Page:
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Holistic Nursing: More Than Symptom Diagnosis



What does holistic nursing involve? While generally focused around promoting complementary care and remedies, holistic nursing can be understood as being more about diagnosing potential symptoms and involves a comprehensive approach to mind, body, and spiritual problems and solutions for patients. It’s worth looking at some of these areas in more detail while understanding some of the training options available for nurses, as well as the specialist areas in which it is possible to practice. Understanding the role of a holistic nurse can consequently lead us to appreciate the positive effect they can have on patients.

Holistic nursing can be viewed as a form of complementary therapy that treats a wide range of different areas for patients. When used with medical treatments, holistic care can involve catering to the spiritual issues of a patient, as well as their general mental well being. A holistic nurse looks towards healing the person and improving their recovery rate, or their ability to cope with an illness, by applying different theories and methodologies. These methodologies might include everything from whole medical systems that use homeopathic medicine, through to more specialist approaches that use traditions from different cultures.

Biological forms of holistic nursing tend to involve a focus on vitamins and good nutrition, as well as therapies that are based around massaging the body. Others might include focusing on energy medicine like Reiki, whereby therapeutic touches aim to improve the balance of the body. This approach might cover neonatal therapy, as well as patients’ efforts to deal with stress and anxieties surrounding their illnesses. These approaches can also use herbs and homeopathic treatments alongside surgery and medicine to try to aid recovery.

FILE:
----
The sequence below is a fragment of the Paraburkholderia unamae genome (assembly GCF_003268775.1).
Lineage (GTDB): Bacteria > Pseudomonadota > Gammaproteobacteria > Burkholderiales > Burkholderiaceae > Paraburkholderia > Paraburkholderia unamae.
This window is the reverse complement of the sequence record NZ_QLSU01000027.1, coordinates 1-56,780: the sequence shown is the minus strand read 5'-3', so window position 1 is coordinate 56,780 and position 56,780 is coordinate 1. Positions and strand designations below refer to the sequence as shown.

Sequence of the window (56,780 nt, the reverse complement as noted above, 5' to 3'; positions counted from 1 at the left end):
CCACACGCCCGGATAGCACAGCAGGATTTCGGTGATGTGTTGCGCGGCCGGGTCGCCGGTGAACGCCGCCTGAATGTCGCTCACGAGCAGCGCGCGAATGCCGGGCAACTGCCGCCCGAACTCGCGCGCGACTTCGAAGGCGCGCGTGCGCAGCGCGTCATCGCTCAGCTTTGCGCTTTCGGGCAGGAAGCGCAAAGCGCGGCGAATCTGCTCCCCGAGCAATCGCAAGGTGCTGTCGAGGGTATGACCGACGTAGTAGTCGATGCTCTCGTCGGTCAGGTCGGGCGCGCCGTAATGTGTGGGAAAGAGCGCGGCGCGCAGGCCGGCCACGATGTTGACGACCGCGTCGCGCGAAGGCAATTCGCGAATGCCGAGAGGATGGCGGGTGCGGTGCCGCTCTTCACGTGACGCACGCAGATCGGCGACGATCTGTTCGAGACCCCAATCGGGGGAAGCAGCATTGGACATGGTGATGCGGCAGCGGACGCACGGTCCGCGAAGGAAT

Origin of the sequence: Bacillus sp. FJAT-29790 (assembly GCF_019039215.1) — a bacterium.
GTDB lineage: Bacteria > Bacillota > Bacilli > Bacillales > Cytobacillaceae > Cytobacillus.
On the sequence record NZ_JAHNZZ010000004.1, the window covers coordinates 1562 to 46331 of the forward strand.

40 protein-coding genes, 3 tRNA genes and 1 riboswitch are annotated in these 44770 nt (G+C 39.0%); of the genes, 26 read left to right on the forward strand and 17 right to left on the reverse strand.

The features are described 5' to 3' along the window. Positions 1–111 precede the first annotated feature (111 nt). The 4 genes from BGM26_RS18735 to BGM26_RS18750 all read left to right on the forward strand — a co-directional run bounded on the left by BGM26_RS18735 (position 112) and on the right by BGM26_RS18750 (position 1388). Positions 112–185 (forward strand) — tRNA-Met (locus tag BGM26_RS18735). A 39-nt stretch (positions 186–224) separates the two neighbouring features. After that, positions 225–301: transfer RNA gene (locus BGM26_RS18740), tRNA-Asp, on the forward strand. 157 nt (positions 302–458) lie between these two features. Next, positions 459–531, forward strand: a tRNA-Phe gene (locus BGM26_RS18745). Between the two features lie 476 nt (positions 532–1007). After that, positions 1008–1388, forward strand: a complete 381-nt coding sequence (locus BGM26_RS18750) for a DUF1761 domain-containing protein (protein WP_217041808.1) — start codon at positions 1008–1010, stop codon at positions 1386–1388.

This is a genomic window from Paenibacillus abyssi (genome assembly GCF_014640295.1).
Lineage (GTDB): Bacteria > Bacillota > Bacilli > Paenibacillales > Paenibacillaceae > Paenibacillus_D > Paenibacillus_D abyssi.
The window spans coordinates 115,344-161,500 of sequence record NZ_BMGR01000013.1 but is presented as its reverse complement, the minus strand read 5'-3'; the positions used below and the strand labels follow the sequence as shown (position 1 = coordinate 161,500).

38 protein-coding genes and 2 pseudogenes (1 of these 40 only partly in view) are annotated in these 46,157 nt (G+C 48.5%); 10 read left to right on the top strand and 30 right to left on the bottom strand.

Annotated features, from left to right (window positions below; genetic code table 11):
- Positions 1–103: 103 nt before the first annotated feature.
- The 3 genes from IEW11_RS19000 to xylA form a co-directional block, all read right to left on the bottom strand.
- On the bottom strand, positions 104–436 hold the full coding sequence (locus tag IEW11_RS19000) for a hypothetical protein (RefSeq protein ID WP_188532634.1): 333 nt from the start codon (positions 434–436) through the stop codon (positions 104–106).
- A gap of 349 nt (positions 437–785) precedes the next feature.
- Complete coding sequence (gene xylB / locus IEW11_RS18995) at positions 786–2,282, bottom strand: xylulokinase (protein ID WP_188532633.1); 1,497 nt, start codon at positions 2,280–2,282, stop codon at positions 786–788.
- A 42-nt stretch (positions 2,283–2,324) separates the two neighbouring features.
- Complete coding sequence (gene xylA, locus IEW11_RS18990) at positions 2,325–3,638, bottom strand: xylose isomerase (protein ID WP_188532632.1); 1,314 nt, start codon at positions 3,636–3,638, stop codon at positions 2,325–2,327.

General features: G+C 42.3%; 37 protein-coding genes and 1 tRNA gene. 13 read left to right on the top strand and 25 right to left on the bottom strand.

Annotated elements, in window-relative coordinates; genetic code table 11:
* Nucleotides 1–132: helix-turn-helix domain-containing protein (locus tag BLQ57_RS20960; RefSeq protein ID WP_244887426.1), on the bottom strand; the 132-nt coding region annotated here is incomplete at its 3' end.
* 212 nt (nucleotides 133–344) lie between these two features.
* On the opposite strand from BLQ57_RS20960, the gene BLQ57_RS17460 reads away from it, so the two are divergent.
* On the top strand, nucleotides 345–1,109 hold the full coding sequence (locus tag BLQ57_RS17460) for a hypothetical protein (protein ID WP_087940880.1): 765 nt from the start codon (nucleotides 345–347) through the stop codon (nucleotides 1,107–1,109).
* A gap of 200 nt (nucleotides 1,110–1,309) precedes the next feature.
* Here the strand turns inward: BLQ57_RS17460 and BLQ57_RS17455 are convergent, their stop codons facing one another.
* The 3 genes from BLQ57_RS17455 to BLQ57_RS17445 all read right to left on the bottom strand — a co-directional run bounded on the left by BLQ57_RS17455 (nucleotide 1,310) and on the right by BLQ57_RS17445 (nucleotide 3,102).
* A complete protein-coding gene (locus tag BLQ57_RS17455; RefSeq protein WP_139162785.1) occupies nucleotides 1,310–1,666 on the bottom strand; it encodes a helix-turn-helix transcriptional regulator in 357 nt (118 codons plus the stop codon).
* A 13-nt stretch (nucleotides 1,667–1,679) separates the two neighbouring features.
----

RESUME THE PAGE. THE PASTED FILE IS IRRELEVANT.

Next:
In terms of training, many holistic nurses have a foundational nursing license, which they then develop into qualification as a holistic practitioner. Oftentimes they have achieved additional certifications through a graduate nursing degree program. Groups like the American Association of Holistic Nurses aim to establish benchmarks for holistic practitioners, who can gain accreditation. A holistic nursing course works to specialize theories and practical skills learned during nursing degrees, with the expectation that holistic nurses may set up their own practice, and focus on a specific area like massage or homeopathy. These treatments are generally therapeutic or counseling based, rather than surgical.

A holistic nurse might, then, use everything from yoga to aromatherapy, through to particular practices like Ayurveda and Chinese medicine, to help a patient. At the same time, holistic nurses might use cognitive behavioral therapy, meditation, prayer, or art therapy in order to work with specific patients. Holistic nursing can consequently be understood as a broad term for a subset of nursing practice, and one that works both within and outside contemporary nursing skills and medical training. Practitioners might work alone, or as part of a team dedicated to a particular kind of homeopathic medicine, and are subject to licensing requirements over the level of care that they can provide. A holistic nurse might also be brought into a hospital or a nursing home to offer additional support if the patient requests it.